Anndemma, or as correctly pronounced, Aunt Emma, was a real character. Big Mike’s older sister, who in 1910 at the age of 4, crossed the Atlantic with her mother, sister and older brother, stood an inch or two under five feet. However, what she lacked in height she more than made up for in the size of her heart. Emma had a wonderful laugh and smile that filled her face. She and her husband, Uncle Eddie, were building superintendents in New York and supported my grandparents who lived with them. Most of my Sundays as a child were spent visiting them, surrounded by aunts, uncles and cousins, enjoying a three hour dinner accompanied by family stories and jokes.
There were a lot of dishes on that Sunday dinner table which most of the adults relished, but which were much too weird or exotic for me; things like snails, scungilli salad, baccalà, capozella and tripe were not for my childish palate. At that age, I was not too enthralled with anything that swam in the ocean, stared me in the eye, or came from the innards of some animal. I was very content with lasagna, spaghetti and meatballs, chicken and roasted potatoes.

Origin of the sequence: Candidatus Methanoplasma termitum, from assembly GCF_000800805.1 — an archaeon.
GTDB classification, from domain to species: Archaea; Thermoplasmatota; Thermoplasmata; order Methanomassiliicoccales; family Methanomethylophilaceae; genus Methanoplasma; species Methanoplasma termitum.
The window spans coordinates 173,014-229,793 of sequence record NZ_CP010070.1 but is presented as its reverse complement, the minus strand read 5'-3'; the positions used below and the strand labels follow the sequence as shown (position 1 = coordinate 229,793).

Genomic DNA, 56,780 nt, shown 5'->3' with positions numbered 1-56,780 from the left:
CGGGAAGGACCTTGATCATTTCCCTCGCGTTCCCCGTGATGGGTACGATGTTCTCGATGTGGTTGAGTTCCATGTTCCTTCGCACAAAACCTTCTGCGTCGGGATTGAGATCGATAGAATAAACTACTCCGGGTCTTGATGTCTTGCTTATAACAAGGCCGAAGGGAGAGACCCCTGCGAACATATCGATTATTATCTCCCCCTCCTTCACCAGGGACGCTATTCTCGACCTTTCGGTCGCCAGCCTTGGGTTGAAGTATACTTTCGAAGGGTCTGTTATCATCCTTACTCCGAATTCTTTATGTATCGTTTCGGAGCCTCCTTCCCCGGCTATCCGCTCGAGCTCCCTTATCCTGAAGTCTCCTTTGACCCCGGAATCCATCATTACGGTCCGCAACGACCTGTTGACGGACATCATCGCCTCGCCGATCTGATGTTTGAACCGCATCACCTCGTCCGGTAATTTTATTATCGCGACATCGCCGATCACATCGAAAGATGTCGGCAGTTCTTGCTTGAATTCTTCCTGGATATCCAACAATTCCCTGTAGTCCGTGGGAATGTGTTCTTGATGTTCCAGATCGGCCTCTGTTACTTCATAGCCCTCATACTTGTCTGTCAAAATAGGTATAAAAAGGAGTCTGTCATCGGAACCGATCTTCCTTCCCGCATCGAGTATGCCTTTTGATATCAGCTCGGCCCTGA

Shortly after Betty and I were married, she took Emma on a food shopping trip to Arthur Avenue in the Bronx. Visiting her favorite butcher, Betty bought the usual cuts of beef, veal, chicken and pork that we liked to eat. Emma, however wasn’t interested in such ordinary fare and instead ordered calves brains, tripe and pig’s feet, much to Betty’s horror. In the fish market next door, it was flounder fillet for Betty and snails and eel for Emma.
When it came to vegetables, one of Aunt Emma’s mainstays was, as she pronounced it in a Sicilian dialect, ‘galdoons’, which she picked from the city parks, and on which I couldn’t help wonder how many dogs had made their mark. Of course she rinsed and dried them before cooking, but I still would have nothing to do with them until I was much older. Actually, by that time, I had discovered that their real name was cardoons, not ‘galdoons‘, and that breaded or floured and then fried, they were delicious. The problem is trying to find them! But one vegetable dish that she always made, and for which the main ingredient is readily available in any supermarket, is sautéed mushrooms.
Yesterday being a beautiful and sunny 68 degrees, I decided to fire up the gas grill and cook some shell steaks for dinner. To accompany them, I made a batch of Aunt Emma’s Sautéed Mushrooms and Betty prepared a delicious mixed green salad with spiced walnuts, dried cranberries and a bleu cheese/champagne vinegar dressing. With that meal we bid adieu to Winter on its last day, and today we welcome Spring!